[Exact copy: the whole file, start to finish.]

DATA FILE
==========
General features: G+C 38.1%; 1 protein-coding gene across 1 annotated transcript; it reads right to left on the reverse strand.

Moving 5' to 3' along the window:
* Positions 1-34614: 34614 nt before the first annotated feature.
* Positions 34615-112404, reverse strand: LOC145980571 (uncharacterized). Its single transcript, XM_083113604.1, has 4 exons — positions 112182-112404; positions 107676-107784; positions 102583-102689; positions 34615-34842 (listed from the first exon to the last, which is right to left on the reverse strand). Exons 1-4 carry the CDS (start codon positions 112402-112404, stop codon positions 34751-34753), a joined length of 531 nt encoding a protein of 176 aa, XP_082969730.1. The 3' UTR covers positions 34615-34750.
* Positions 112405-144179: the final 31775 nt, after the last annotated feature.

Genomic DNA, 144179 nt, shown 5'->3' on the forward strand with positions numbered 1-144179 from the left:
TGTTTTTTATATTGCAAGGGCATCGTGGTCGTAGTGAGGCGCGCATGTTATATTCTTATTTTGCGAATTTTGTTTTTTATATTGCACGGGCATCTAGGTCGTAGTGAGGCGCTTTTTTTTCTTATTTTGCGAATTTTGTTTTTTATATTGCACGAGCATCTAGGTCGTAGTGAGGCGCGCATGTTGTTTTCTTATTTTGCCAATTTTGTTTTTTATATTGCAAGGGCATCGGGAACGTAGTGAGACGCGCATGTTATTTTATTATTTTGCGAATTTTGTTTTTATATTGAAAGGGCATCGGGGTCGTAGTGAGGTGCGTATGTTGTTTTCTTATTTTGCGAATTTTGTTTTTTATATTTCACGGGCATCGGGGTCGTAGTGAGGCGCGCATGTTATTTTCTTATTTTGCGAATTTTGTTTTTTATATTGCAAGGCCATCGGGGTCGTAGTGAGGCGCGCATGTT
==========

General features: G+C 38.1%; 1 protein-coding gene across 1 annotated transcript; it reads right to left on the reverse strand.

Moving 5' to 3' along the window:
* Positions 1-34614: 34614 nt before the first annotated feature.
* Positions 34615-112404, reverse strand: LOC145980571 (uncharacterized). Its single transcript, XM_083113604.1, has 4 exons — positions 112182-112404; positions 107676-107784; positions 102583-102689; positions 34615-34842 (listed from the first exon to the last, which is right to left on the reverse strand). Exons 1-4 carry the CDS (start codon positions 112402-112404, stop codon positions 34751-34753), a joined length of 531 nt encoding a protein of 176 aa, XP_082969730.1. The 3' UTR covers positions 34615-34750.
* Positions 112405-144179: the final 31775 nt, after the last annotated feature.

Genomic DNA, 144179 nt, shown 5'->3' on the forward strand with positions numbered 1-144179 from the left:
TGTTTTTTATATTGCAAGGGCATCGTGGTCGTAGTGAGGCGCGCATGTTATATTCTTATTTTGCGAATTTTGTTTTTTATATTGCACGGGCATCTAGGTCGTAGTGAGGCGCTTTTTTTTCTTATTTTGCGAATTTTGTTTTTTATATTGCACGAGCATCTAGGTCGTAGTGAGGCGCGCATGTTGTTTTCTTATTTTGCCAATTTTGTTTTTTATATTGCAAGGGCATCGGGAACGTAGTGAGACGCGCATGTTATTTTATTATTTTGCGAATTTTGTTTTTATATTGAAAGGGCATCGGGGTCGTAGTGAGGTGCGTATGTTGTTTTCTTATTTTGCGAATTTTGTTTTTTATATTTCACGGGCATCGGGGTCGTAGTGAGGCGCGCATGTTATTTTCTTATTTTGCGAATTTTGTTTTTTATATTGCAAGGCCATCGGGGTCGTAGTGAGGCGCGCATGTT